Group 9: Patrick Reed, Brooks Koepka, Kevin Kisner, Jason Dufner
The pick: Kisner — If you had told me six months ago that I’d be picking Kevin Kisner to outperform Patrick Reed at a match play event, I’d have said that you were crazy, but this is golf, and a lot can change over a short period of time. Kisner, a Georgia Bulldog with no shortage of scar tissue, has been playing some of the best golf of his career in recent weeks, and I’m looking for him to keep it going at the WGC-Match Play. Dufner is an interesting prospect, but he hasn’t been anywhere near Kisner over the past few weeks. In a group of Americans, I’m taking the South Carolina native to come out on top.
Group 10: Tyrrell Hatton, Rafa Cabrera-Bello, Jeunghun Wang, Charles Howell III
The pick: Hatton — Despite a relative lack of collective name recognition, this group could be one of the toughest in the entire field. With a pair of European stalwarts, as well as two sleepers from different generations, it will be exciting to see how things play out. For now, I’m taking Hatton, but good performances from the other two wouldn’t surprise me.
Group 11: Danny Willett, Russell Knox, Bill Haas, K.T. Kim
The pick: Kim — If the so-called “Group of Death” is the toughest pool in the field, then you can call this one the Group of Life. None of these four players are hitting particularly well at the moment, so it’s anyone’s guess as to who will advance. I’m rolling with Kim this week. He’s not playing particularly well either, but given his draw, this is as good an opportunity for a lower-tier player to advance to the knockout stage as any.
Group 12: Paul Casey, Charl Schwartzel, Ben An, Joost Luiten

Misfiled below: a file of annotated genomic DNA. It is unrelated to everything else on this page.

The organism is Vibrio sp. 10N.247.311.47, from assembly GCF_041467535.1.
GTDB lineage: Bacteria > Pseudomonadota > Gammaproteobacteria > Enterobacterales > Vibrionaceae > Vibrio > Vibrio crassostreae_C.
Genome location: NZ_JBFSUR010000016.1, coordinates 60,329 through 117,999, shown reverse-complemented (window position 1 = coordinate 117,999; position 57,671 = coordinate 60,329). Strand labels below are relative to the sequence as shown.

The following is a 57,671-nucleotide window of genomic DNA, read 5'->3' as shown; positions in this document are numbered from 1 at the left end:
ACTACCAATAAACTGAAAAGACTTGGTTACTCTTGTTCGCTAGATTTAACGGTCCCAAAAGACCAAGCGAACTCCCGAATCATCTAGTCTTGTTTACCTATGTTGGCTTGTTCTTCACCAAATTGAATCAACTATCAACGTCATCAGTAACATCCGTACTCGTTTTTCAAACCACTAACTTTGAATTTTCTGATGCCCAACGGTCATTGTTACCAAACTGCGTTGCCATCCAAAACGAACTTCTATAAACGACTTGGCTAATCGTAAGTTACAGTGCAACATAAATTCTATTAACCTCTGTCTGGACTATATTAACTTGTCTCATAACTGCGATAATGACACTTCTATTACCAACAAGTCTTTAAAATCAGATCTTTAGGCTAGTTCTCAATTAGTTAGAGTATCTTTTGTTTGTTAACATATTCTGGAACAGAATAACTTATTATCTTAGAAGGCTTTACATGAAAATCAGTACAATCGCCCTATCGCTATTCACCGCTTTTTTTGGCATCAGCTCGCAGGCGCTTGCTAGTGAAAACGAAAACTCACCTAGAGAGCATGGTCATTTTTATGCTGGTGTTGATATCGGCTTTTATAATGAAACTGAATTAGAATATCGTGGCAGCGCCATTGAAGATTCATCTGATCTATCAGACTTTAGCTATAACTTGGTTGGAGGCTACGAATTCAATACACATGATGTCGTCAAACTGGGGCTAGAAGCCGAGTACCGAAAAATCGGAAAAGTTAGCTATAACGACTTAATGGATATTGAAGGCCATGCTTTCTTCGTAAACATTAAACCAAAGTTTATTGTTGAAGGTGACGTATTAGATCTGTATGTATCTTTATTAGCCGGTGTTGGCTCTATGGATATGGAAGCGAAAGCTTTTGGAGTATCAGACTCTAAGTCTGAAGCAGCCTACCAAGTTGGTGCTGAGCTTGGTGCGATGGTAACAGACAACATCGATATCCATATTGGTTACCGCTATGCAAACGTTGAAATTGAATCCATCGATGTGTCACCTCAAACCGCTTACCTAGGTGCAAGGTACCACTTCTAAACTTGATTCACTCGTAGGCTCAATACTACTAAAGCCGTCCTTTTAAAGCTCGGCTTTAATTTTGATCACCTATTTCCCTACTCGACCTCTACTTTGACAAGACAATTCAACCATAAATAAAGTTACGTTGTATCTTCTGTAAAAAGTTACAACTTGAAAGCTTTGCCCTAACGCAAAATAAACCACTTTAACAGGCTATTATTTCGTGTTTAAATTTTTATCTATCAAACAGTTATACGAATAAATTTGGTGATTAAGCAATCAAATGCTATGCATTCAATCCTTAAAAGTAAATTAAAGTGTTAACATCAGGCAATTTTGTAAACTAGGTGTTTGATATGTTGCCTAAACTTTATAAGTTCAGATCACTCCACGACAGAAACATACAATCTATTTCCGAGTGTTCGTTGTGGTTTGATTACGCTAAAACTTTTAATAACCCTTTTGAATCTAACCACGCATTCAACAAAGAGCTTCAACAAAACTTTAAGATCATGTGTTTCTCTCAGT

The pick: Casey — Another group with four international players, we’re sure to see some impressive ball striking from this group. With several Ryder and Presidents Cup appearances between them, Casey and Schwartzel appear to be the favorites, but again anything can happen in match play. It’s a tough call between Casey and Schwartzel, but I’ll give the nod to the former. The Englishman has been dynamite against these limited fields, and his path to the next stage is clear.
Group 13: Bubba Watson, Thomas Pieters, Scott Piercy, Jhonattan Vegas
The pick: Pieters — Not everyone in this group is playing well at the moment, but if nothing else, we’ll get to see some compelling long drive contests from these four this week. They all average more than 295 yards off the tee, making this perhaps the most powerful group in the field.
My decision essentially comes down to Pieters and Vegas. While there are compelling arguments on both sides, I have to support the Belgian — not only did he flash plenty of form at the WGC-Mexico Championship, he also had a great week for Team Europe at the Ryder Cup last fall. If it’s not Pieters, consider it an upset.
Group 14: Phil Mickelson, J.B. Holmes, Daniel Berger, Siwoo Kim
The pick: Mickelson — Lefty doesn’t usually show up for the WGC-Match Play these days, so golf fans are in for a special treat this week. With four top 25 finishes in six starts, Mickelson’s form has been relatively good in 2017, so he’ll have a pretty good opportunity to advance to the knockout stage this week. I’m throwing my support behind Mickelson in this group. Let’s see how much his veteran experience can help him in golf’s most unpredictable format.
Group 15: Branden Grace, Brandt Snedeker, William McGirt, Andy Sullivan
The pick: Snedeker — This is one of the weaker groups in this year’s event. These are four players who can definitely provide some firepower when the conditions are right, but as of now, only one is hitting the ball even moderately well. That one is Snedeker, who appears to be the best bet to advance to the knockout stage. The Vanderbilt product seldom slumps and has notched three top 10s in his last five starts, a reasonably good record. While we know that Grace has a ton of game, the South African can be streaky, and his recent results don’t warrant an endorsement.
Group 16: Matt Kuchar, Tommy Fleetwood, Zach Johnson, Brendan Steele
The pick: Fleetwood — This group will face bracket-makers with one of their toughest choices of the week — Kuchar is a proven match player, Fleetwood has been really hot over the past few months, Johnson has the grit factor and Steele has all the qualities of a potential WGC sleeper. However, I’ve got to endorse one of them, and I’m going to roll with Fleetwood. The Englishman has carried himself remarkably well over his recent swing through North America, notching two top 10s in as many starts, including a solo second at the WGC-Mexico Championship. The others in this group just haven’t demonstrated quite as much firepower, but nothing would surprise me.